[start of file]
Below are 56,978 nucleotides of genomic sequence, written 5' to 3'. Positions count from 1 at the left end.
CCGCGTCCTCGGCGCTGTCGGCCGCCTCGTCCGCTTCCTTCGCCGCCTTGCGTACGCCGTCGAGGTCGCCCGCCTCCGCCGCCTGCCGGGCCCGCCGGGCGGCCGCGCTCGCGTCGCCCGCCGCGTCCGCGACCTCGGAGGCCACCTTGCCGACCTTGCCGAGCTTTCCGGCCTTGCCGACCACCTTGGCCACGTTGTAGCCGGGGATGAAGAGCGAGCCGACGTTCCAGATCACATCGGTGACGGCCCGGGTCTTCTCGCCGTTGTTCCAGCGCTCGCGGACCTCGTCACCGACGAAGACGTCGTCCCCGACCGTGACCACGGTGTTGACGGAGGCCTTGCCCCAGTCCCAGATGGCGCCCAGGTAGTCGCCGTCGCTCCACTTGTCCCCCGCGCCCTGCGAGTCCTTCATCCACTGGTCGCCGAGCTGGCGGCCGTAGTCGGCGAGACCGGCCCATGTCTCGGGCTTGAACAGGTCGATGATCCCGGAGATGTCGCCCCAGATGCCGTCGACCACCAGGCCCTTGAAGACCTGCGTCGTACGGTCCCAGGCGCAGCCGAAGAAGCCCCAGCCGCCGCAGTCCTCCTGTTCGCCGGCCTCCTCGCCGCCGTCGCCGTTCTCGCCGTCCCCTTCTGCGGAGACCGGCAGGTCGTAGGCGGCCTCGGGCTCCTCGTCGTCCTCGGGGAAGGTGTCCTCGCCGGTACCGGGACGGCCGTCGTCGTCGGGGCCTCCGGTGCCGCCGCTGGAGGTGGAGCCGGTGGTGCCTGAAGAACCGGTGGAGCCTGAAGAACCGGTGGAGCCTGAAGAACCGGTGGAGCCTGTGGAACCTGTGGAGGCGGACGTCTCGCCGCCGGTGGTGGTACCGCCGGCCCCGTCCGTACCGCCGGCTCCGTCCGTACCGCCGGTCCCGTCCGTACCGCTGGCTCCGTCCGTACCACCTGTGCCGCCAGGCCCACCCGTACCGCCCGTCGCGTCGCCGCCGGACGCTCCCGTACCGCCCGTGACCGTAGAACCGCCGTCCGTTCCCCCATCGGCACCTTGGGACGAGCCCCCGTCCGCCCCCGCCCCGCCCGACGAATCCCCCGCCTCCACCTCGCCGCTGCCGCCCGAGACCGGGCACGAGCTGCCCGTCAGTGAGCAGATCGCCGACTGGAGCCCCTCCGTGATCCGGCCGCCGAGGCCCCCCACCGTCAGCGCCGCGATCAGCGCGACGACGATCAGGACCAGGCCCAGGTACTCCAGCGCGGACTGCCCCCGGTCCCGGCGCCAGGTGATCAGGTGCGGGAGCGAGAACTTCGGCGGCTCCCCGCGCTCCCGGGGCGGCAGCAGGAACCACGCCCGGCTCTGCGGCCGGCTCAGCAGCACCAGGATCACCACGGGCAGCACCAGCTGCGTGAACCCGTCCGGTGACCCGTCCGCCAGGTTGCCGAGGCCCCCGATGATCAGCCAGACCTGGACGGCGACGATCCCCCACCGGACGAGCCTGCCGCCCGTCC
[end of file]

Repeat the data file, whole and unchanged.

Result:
Below are 56,978 nucleotides of genomic sequence, written 5' to 3'. Positions count from 1 at the left end.
CCGCGTCCTCGGCGCTGTCGGCCGCCTCGTCCGCTTCCTTCGCCGCCTTGCGTACGCCGTCGAGGTCGCCCGCCTCCGCCGCCTGCCGGGCCCGCCGGGCGGCCGCGCTCGCGTCGCCCGCCGCGTCCGCGACCTCGGAGGCCACCTTGCCGACCTTGCCGAGCTTTCCGGCCTTGCCGACCACCTTGGCCACGTTGTAGCCGGGGATGAAGAGCGAGCCGACGTTCCAGATCACATCGGTGACGGCCCGGGTCTTCTCGCCGTTGTTCCAGCGCTCGCGGACCTCGTCACCGACGAAGACGTCGTCCCCGACCGTGACCACGGTGTTGACGGAGGCCTTGCCCCAGTCCCAGATGGCGCCCAGGTAGTCGCCGTCGCTCCACTTGTCCCCCGCGCCCTGCGAGTCCTTCATCCACTGGTCGCCGAGCTGGCGGCCGTAGTCGGCGAGACCGGCCCATGTCTCGGGCTTGAACAGGTCGATGATCCCGGAGATGTCGCCCCAGATGCCGTCGACCACCAGGCCCTTGAAGACCTGCGTCGTACGGTCCCAGGCGCAGCCGAAGAAGCCCCAGCCGCCGCAGTCCTCCTGTTCGCCGGCCTCCTCGCCGCCGTCGCCGTTCTCGCCGTCCCCTTCTGCGGAGACCGGCAGGTCGTAGGCGGCCTCGGGCTCCTCGTCGTCCTCGGGGAAGGTGTCCTCGCCGGTACCGGGACGGCCGTCGTCGTCGGGGCCTCCGGTGCCGCCGCTGGAGGTGGAGCCGGTGGTGCCTGAAGAACCGGTGGAGCCTGAAGAACCGGTGGAGCCTGAAGAACCGGTGGAGCCTGTGGAACCTGTGGAGGCGGACGTCTCGCCGCCGGTGGTGGTACCGCCGGCCCCGTCCGTACCGCCGGCTCCGTCCGTACCGCCGGTCCCGTCCGTACCGCTGGCTCCGTCCGTACCACCTGTGCCGCCAGGCCCACCCGTACCGCCCGTCGCGTCGCCGCCGGACGCTCCCGTACCGCCCGTGACCGTAGAACCGCCGTCCGTTCCCCCATCGGCACCTTGGGACGAGCCCCCGTCCGCCCCCGCCCCGCCCGACGAATCCCCCGCCTCCACCTCGCCGCTGCCGCCCGAGACCGGGCACGAGCTGCCCGTCAGTGAGCAGATCGCCGACTGGAGCCCCTCCGTGATCCGGCCGCCGAGGCCCCCCACCGTCAGCGCCGCGATCAGCGCGACGACGATCAGGACCAGGCCCAGGTACTCCAGCGCGGACTGCCCCCGGTCCCGGCGCCAGGTGATCAGGTGCGGGAGCGAGAACTTCGGCGGCTCCCCGCGCTCCCGGGGCGGCAGCAGGAACCACGCCCGGCTCTGCGGCCGGCTCAGCAGCACCAGGATCACCACGGGCAGCACCAGCTGCGTGAACCCGTCCGGTGACCCGTCCGCCAGGTTGCCGAGGCCCCCGATGATCAGCCAGACCTGGACGGCGACGATCCCCCACCGGACGAGCCTGCCGCCCGTCC